The rain doesn’t stop on the West Coast of New Zealand. It pours and pours and pours. My trip onto the glacier was canceled due to inclement weather. My shoes were still wet. My giant bed in the hostel welcomed me with loving arms. My desire to lay around was very, very high. I thought about walking all the way out to Lake Matheson, but with the previous day’s soaking excursion still in mind, I wussed out and paid an old man a few dollars to drive me there and back.
Tag: family friendly
The skies on the west coast of New Zealand were gloomy. It’d been raining on and off throughout the day. I finally made it to Fox Glacier after being cooped up on a bus all day. Never minding the threat of rain, I dropped off my gear at the Ivory Tower Lodge and laced up my boots. With plenty of daylight left to kill and a chance of my glacier trek getting canceled, I decided to go see Fox Glacier as up close and personal as I could get.
After a long day of hiking in Lone Peak Wilderness, my friend and I attempted to wake up early to explore elsewhere near Salt Lake City. Unfortunately we were a bit more exhausted than not and ended up sleeping through all our alarms. Instead of having a crazy hiking day, we decided to take a long drive into Diamond Fork Canyon to find Fifth Water Hot Springs.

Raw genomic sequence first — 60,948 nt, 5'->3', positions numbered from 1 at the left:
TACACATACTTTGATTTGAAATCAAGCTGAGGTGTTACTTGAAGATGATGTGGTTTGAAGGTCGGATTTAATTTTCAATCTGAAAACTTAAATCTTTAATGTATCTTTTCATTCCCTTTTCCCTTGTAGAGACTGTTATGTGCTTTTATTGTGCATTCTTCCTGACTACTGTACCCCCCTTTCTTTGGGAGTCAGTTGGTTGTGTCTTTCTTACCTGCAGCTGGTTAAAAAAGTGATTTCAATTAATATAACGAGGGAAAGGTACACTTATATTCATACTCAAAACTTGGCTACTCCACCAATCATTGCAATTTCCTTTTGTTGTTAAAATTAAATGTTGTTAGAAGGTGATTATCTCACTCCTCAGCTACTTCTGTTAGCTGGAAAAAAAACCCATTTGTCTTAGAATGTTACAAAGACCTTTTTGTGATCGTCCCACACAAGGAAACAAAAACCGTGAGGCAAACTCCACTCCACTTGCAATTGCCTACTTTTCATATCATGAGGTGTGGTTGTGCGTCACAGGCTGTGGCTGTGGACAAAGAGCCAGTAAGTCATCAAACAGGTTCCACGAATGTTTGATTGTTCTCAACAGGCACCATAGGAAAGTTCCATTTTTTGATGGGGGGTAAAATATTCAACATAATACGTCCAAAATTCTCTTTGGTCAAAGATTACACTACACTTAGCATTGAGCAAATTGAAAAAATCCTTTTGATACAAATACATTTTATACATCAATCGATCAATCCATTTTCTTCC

The Ancient Bristlecone Pine Forest is one of California’s many gems. Here in the xeric alpine environment, some of the oldest non-clonal living organisms thrive. The Visitor Center is located next to Schulman Grove, home to the Methuselah tree, the oldest tree alive until the discovery of one slightly older in the area.
Google Mono Lake and the first thing you’ll see is the South Tufa. Some would argue that if there was one thing you absolutely had to do here, it’s visiting the tufa grove. Is it a must do? I’m not sure; the Black Point Fissures were pretty cool. But if you’re hard pressed for time, visiting the South Tufa will only take you about an hour or so. The hike to the crazy, alienesque tufa is short (one mile), flat, and family-friendly.
Underwater springs rich with calcium mixing with carbonate-rich lake waters formed these cool calcareous structures. Lake levels fell when the city of Los Angeles diverted water from Mono Lake in 1941 exposing the tufa towers.